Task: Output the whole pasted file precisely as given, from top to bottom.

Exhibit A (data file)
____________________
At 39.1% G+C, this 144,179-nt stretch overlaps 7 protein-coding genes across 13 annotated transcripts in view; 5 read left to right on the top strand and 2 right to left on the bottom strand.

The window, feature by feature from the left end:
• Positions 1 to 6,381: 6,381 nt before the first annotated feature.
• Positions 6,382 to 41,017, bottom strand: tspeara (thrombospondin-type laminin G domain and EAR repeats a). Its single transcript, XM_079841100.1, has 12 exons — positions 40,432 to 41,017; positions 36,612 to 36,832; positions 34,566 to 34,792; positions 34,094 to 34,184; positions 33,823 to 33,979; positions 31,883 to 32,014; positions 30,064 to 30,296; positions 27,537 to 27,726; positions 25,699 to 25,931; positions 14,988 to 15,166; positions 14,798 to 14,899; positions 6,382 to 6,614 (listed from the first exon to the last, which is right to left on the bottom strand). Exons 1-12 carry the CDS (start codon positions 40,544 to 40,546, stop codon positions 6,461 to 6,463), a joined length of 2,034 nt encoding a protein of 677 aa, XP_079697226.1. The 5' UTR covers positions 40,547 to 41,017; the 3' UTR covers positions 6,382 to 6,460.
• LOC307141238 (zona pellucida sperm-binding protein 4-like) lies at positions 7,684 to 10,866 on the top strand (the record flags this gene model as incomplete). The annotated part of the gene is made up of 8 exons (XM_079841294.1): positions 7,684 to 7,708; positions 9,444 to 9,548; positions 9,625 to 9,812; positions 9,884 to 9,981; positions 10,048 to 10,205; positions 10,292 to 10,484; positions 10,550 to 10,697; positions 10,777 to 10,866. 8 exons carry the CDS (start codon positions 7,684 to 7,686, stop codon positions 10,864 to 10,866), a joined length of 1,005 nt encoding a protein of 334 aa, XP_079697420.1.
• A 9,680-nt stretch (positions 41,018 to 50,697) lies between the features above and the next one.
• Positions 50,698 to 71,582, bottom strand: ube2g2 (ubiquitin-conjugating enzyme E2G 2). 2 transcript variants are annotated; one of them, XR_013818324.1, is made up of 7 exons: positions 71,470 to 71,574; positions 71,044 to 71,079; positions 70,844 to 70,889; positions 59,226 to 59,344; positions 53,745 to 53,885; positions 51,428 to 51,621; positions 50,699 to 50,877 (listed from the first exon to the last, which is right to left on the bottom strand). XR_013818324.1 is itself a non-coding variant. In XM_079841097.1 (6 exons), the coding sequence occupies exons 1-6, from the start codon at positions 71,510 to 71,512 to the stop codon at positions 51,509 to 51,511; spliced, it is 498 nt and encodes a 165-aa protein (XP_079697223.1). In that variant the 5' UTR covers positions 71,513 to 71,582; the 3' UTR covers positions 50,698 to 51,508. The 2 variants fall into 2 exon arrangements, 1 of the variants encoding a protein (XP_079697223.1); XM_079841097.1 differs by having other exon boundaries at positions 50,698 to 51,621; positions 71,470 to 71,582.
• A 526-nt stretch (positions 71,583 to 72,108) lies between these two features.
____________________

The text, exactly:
At 39.1% G+C, this 144,179-nt stretch overlaps 7 protein-coding genes across 13 annotated transcripts in view; 5 read left to right on the top strand and 2 right to left on the bottom strand.

The window, feature by feature from the left end:
• Positions 1 to 6,381: 6,381 nt before the first annotated feature.
• Positions 6,382 to 41,017, bottom strand: tspeara (thrombospondin-type laminin G domain and EAR repeats a). Its single transcript, XM_079841100.1, has 12 exons — positions 40,432 to 41,017; positions 36,612 to 36,832; positions 34,566 to 34,792; positions 34,094 to 34,184; positions 33,823 to 33,979; positions 31,883 to 32,014; positions 30,064 to 30,296; positions 27,537 to 27,726; positions 25,699 to 25,931; positions 14,988 to 15,166; positions 14,798 to 14,899; positions 6,382 to 6,614 (listed from the first exon to the last, which is right to left on the bottom strand). Exons 1-12 carry the CDS (start codon positions 40,544 to 40,546, stop codon positions 6,461 to 6,463), a joined length of 2,034 nt encoding a protein of 677 aa, XP_079697226.1. The 5' UTR covers positions 40,547 to 41,017; the 3' UTR covers positions 6,382 to 6,460.
• LOC307141238 (zona pellucida sperm-binding protein 4-like) lies at positions 7,684 to 10,866 on the top strand (the record flags this gene model as incomplete). The annotated part of the gene is made up of 8 exons (XM_079841294.1): positions 7,684 to 7,708; positions 9,444 to 9,548; positions 9,625 to 9,812; positions 9,884 to 9,981; positions 10,048 to 10,205; positions 10,292 to 10,484; positions 10,550 to 10,697; positions 10,777 to 10,866. 8 exons carry the CDS (start codon positions 7,684 to 7,686, stop codon positions 10,864 to 10,866), a joined length of 1,005 nt encoding a protein of 334 aa, XP_079697420.1.
• A 9,680-nt stretch (positions 41,018 to 50,697) lies between the features above and the next one.
• Positions 50,698 to 71,582, bottom strand: ube2g2 (ubiquitin-conjugating enzyme E2G 2). 2 transcript variants are annotated; one of them, XR_013818324.1, is made up of 7 exons: positions 71,470 to 71,574; positions 71,044 to 71,079; positions 70,844 to 70,889; positions 59,226 to 59,344; positions 53,745 to 53,885; positions 51,428 to 51,621; positions 50,699 to 50,877 (listed from the first exon to the last, which is right to left on the bottom strand). XR_013818324.1 is itself a non-coding variant. In XM_079841097.1 (6 exons), the coding sequence occupies exons 1-6, from the start codon at positions 71,510 to 71,512 to the stop codon at positions 51,509 to 51,511; spliced, it is 498 nt and encodes a 165-aa protein (XP_079697223.1). In that variant the 5' UTR covers positions 71,513 to 71,582; the 3' UTR covers positions 50,698 to 51,508. The 2 variants fall into 2 exon arrangements, 1 of the variants encoding a protein (XP_079697223.1); XM_079841097.1 differs by having other exon boundaries at positions 50,698 to 51,621; positions 71,470 to 71,582.
• A 526-nt stretch (positions 71,583 to 72,108) lies between these two features.